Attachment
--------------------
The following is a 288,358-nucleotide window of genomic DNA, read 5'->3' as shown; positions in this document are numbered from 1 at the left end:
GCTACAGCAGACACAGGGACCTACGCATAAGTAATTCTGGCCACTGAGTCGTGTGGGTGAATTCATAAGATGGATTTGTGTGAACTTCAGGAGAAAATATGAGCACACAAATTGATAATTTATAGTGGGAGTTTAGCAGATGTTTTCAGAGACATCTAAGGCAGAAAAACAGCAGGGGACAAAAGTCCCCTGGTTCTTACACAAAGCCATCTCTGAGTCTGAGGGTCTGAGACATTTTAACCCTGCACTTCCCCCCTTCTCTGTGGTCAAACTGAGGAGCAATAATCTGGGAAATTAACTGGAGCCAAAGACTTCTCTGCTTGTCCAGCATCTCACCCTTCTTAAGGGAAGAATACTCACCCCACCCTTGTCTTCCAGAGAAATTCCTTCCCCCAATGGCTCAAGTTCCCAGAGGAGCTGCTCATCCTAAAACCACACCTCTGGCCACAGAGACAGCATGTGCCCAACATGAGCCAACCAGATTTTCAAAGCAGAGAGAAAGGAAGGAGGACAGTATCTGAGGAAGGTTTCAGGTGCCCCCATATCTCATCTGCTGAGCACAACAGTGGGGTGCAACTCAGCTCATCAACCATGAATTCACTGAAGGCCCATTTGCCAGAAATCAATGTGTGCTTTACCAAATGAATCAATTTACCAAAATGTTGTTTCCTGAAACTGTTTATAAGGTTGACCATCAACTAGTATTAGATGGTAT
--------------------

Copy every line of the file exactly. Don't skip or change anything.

The following is a 288,358-nucleotide window of genomic DNA, read 5'->3' as shown; positions in this document are numbered from 1 at the left end:
GCTACAGCAGACACAGGGACCTACGCATAAGTAATTCTGGCCACTGAGTCGTGTGGGTGAATTCATAAGATGGATTTGTGTGAACTTCAGGAGAAAATATGAGCACACAAATTGATAATTTATAGTGGGAGTTTAGCAGATGTTTTCAGAGACATCTAAGGCAGAAAAACAGCAGGGGACAAAAGTCCCCTGGTTCTTACACAAAGCCATCTCTGAGTCTGAGGGTCTGAGACATTTTAACCCTGCACTTCCCCCCTTCTCTGTGGTCAAACTGAGGAGCAATAATCTGGGAAATTAACTGGAGCCAAAGACTTCTCTGCTTGTCCAGCATCTCACCCTTCTTAAGGGAAGAATACTCACCCCACCCTTGTCTTCCAGAGAAATTCCTTCCCCCAATGGCTCAAGTTCCCAGAGGAGCTGCTCATCCTAAAACCACACCTCTGGCCACAGAGACAGCATGTGCCCAACATGAGCCAACCAGATTTTCAAAGCAGAGAGAAAGGAAGGAGGACAGTATCTGAGGAAGGTTTCAGGTGCCCCCATATCTCATCTGCTGAGCACAACAGTGGGGTGCAACTCAGCTCATCAACCATGAATTCACTGAAGGCCCATTTGCCAGAAATCAATGTGTGCTTTACCAAATGAATCAATTTACCAAAATGTTGTTTCCTGAAACTGTTTATAAGGTTGACCATCAACTAGTATTAGATGGTAT